The gap from Red Bull to Mercedes during qualifying runs in practice on Friday was just 0.05 of a second, with Lewis Hamilton predicting a close battle for pole position at this weekend’s Portuguese Grand Prix. But come Saturday, the fight for first ended up just being between the two Mercedes drivers, with Valtteri Bottas just barely pipping Hamilton to pole.
The Finnish driver’s 17th career pole position came with a lap time of 1:18.348, with Hamilton finishing the final qualifying session a mere 0.007 of a second behind. Bottas’ ever-so-slightly faster lap denied Hamilton his 100th career pole, which would have made him the first driver in F1 to hit the century mark for pole positions.
Both Bottas and Hamilton opted to run on the medium tires for qualifying, after struggling for temperature on the softer compounds in practice, while the Red Bulls, along with everyone else in Q3, shod their cars with the soft tires. But after looking competitive all weekend, Red Bull was strangely off the pace in Q3, with Verstappen’s best lap coming in three-tenths of a second behind Bottas’. Verstappen had initially set a 1:18.2 lap, which would’ve been enough for first, but had his time deleted for violating track limits after a slight oversteer moment sent him wide in turn four, and he couldn’t manage to claw back the gap on his final attempt.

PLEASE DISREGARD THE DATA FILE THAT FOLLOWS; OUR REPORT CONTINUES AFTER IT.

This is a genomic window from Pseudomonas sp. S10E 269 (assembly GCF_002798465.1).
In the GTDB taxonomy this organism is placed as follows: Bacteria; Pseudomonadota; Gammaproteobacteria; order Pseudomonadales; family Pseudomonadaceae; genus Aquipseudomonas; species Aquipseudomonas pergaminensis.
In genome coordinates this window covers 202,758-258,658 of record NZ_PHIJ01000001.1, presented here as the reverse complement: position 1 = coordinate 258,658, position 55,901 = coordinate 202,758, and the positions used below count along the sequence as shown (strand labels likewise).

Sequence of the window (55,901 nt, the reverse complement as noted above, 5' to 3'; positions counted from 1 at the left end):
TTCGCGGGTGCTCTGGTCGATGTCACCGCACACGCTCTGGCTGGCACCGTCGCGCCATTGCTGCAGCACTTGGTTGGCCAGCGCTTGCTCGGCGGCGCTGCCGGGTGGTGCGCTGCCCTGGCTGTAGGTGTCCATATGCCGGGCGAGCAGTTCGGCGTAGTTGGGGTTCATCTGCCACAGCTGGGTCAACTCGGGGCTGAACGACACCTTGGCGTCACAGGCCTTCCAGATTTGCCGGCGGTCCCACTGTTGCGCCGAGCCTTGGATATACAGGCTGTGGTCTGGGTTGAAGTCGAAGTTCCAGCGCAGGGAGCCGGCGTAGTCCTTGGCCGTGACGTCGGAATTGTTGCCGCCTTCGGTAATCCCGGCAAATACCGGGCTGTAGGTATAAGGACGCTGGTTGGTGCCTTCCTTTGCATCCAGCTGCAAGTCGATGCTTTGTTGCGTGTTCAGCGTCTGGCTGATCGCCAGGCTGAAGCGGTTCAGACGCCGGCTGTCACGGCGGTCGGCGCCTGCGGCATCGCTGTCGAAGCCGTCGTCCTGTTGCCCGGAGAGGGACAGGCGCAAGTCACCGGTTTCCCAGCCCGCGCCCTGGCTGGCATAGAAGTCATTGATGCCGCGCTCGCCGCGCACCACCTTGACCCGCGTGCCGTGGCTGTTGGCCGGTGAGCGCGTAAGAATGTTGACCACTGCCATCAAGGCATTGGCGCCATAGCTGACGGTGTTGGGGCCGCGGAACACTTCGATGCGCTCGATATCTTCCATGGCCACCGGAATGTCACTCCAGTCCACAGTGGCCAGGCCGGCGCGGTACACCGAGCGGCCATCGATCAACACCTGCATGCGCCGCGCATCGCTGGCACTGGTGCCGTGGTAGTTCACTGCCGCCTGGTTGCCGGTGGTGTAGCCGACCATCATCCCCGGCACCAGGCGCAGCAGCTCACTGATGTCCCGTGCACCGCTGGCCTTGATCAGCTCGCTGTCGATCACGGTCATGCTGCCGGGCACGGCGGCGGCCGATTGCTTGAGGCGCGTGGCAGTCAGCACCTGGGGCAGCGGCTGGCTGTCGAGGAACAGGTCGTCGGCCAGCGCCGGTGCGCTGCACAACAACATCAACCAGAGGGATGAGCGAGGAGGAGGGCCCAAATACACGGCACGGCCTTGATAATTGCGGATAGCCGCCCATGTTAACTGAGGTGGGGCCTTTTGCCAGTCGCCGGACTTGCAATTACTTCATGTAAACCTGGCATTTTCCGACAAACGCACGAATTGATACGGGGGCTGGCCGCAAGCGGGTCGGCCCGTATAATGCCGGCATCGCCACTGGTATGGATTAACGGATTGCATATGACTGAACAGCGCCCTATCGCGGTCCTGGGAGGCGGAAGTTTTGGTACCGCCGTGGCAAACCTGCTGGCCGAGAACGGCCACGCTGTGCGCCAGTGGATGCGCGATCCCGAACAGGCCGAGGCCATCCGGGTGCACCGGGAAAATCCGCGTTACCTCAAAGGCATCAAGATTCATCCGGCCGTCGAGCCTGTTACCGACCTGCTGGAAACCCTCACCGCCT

His teammate, Sergio Perez, never came close to challenging the top three, finishing Q3 five-tenths of a second down on Bottas. He will line up fourth on the grid for tomorrow’s race, ahead of Ferrari’s Carlos Sainz, whose qualifying lap was nearly three-tenths faster than that of his teammate Charles Leclerc, who starts eighth.
After Alpine showed some surprising pace in practice, Esteban Ocon managed to sneak his blue Alpine A521 into Q3, finishing the session sixth, just 0.003 behind Sainz. Lando Norris qualified in seventh for McLaren, while Alpha Tauri’s Pierre Gasly finished ninth and Sebastian Vettel rounded out the top 10 in his Aston Martin. This is Vettel’s first time reaching Q3 in 15 grands prix.
After placing in the top 10 in first practice, George Russell had a bold target for Saturday’s qualifying session, aiming to reach at least Q2. He ended up matching his expectations, working his way into Q2 and nearly putting his Williams in the top ten, missing out by just 0.05 of a second. Russell will start 11th tomorrow and will get a free choice of tires to start the grand prix on, which could help him reach his goal of “fighting hopefully for points on Sunday.”
Daniel Ricciardo seemed optimistic after Friday’s practice sessions, suggesting that he was getting comfortable in his new McLaren MCL35M and that he would “be right in the mix tomorrow.” But a lockup in turn 13 on his flying lap in Q1 cost him time and he ended up over a second behind his teammate, and was ultimately pushed into the elimination zone by Esteban Ocon near the end of the session. Ricciardo starts in 16th on the grid tomorrow, ahead of Lance Stroll, who couldn’t find the same pace that propelled his Aston Martin teammate to a Q3 appearance.